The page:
Let the meaty discussion flow, right? I’m not going to dispute the apparent stab at LDS (Mormon) church doctrine that this was very craftily set up to be.  Clint Eastwood did it to the Catholic church (“Million Dollar Baby”); let Dustin Lance Black  take case with the LDS church(or maybe it’s just way the article’s author framed it). If we’re willing to take doctrine as presented to us on the silver screen without any further research, then we’re not going to get the whole picture. The LDS church does not teach anything remotely close to what  is spoken by Black’s father.  Lets move on.

What is interesting to note from this same selection of quotes is that this celebrated filmmaker might have been carrying a much different banner of ideas had his home life not be shattered by what appears to have been some very poor decisions by his father. What has really given me pause, is the thought that there may be some deprived 2-year-old in my own congregation, growing up in a broken family home, that could be the next Dustin Lance Black. What if I reached out to help his mother and make a difference? Could things be different? Maybe.

Now I briefly mentioned earlier that Black has “Big Love” and “Milk” to his credit as a writer, for which he has received Oscar status for his work on the latter. This makes Black not only a key player for the GLBT movement, but with his hand on “Big Love” (remember: I’m a remote third party making sense of the situation), there’s more of a feeling that he’s promoting alternative lifestyles in general, whatever form that may be. Is it too cynical to think that maybe this is a direct assault on the traditional family model and its chief proponent, the LDS church? Perhaps it would be too cynical to suppose this. Even if it is true in part, I think it is not with the negative spirit that we would attach such cynicism to.  Please keep reading, make sure you understand what I’m saying.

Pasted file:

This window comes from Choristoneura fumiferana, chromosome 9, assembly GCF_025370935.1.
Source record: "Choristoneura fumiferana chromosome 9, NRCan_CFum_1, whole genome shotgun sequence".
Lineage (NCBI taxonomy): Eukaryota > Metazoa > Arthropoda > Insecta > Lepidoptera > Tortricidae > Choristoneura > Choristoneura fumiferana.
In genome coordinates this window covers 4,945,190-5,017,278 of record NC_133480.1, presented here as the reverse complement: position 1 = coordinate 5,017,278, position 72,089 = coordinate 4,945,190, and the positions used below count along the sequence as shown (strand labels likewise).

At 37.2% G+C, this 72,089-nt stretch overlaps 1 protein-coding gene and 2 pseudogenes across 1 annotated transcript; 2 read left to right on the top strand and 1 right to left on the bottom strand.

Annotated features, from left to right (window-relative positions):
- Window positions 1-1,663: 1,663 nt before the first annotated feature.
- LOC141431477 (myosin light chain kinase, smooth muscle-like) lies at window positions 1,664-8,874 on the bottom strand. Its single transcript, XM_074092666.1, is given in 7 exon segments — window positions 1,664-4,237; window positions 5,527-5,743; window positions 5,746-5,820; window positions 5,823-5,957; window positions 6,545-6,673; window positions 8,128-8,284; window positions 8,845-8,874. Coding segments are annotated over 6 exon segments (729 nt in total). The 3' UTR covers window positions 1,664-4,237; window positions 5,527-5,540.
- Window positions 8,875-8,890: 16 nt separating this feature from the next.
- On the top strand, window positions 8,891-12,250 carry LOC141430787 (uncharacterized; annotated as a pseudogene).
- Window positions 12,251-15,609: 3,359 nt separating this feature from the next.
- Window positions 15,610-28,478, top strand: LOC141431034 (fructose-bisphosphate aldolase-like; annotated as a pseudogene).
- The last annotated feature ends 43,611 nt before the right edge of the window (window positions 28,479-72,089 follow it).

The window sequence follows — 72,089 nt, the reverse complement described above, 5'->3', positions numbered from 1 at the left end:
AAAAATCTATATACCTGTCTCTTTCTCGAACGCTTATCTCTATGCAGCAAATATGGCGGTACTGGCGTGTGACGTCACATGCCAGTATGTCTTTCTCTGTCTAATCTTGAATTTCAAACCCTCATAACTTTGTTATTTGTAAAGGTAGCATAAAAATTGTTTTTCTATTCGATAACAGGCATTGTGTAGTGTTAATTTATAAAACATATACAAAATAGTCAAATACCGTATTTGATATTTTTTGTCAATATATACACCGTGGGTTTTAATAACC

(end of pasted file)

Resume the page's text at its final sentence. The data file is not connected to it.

Though the works of Dustin Lance Black are a direct a front to the teachings of the LDS church, especially in regards to family life, I don’t think he’s doing it intentionally. Call me naive. Call me ill-informed. Or you could call me full of faith.

Faith grows slowly. Nowhere does it have a greater likelihood of growing than in one’s home. It requires tender nurturing, consistent attention, and is not a chance undertaking. Faith is mostly successfully nurtured in the home environment over years of upbringing. When that doesn’t happen successfully, anything else can take root. Even in the best of circumstances, everyone is left to choice.

So am I faulting Black for telling stories that he feels to be true? No, I’m not. Is it any surprise that his films have found such a large audience and acceptance? No, it’s not.  Should Black just keep his mouth shut? No. He’s speaking out about something he feels personally and very deeply about. It strikes me that there are two of three things which have failed Black: his father and his church, but not the Lord. Ironically, when functioning properly, fathers and church can be  effective mechanisms that  help  us draw closer to the Lord. But clearly, neither of these were working in Black’s favor growing up.

This leads me to my morning scripture study from 1 Samuel 2.

Does Dustin Lance Black or anyone else in the industry of entertainment stand in opposition to my firmly held beliefs that traditional family life is God-ordained and the greatest form of happiness?  I think they do. That seems to be  the crux of what they’re trying to say.  That message may be twisted in a thousand different ways from.  “God is a liar.”  “Organized religion is the invention of corrupt, power-hungry rulers.” “The LDS church is the biggest bunch of liars yet.”  Does that make them the “enemy”? Maybe. If that is their twisted intent, then indeed, they are at odds with what I believe to be true.

But I’m too optimistic to believe that anyone, deep down inside, is that twisted and filled with hatred.  Consider this passage:

And Hannah prayed, and said, My heart rejoiceth in the Lord, mine horn is exalted in the Lord: my mouth is enlarged over mine enemies; because I rejoice in thy salvation.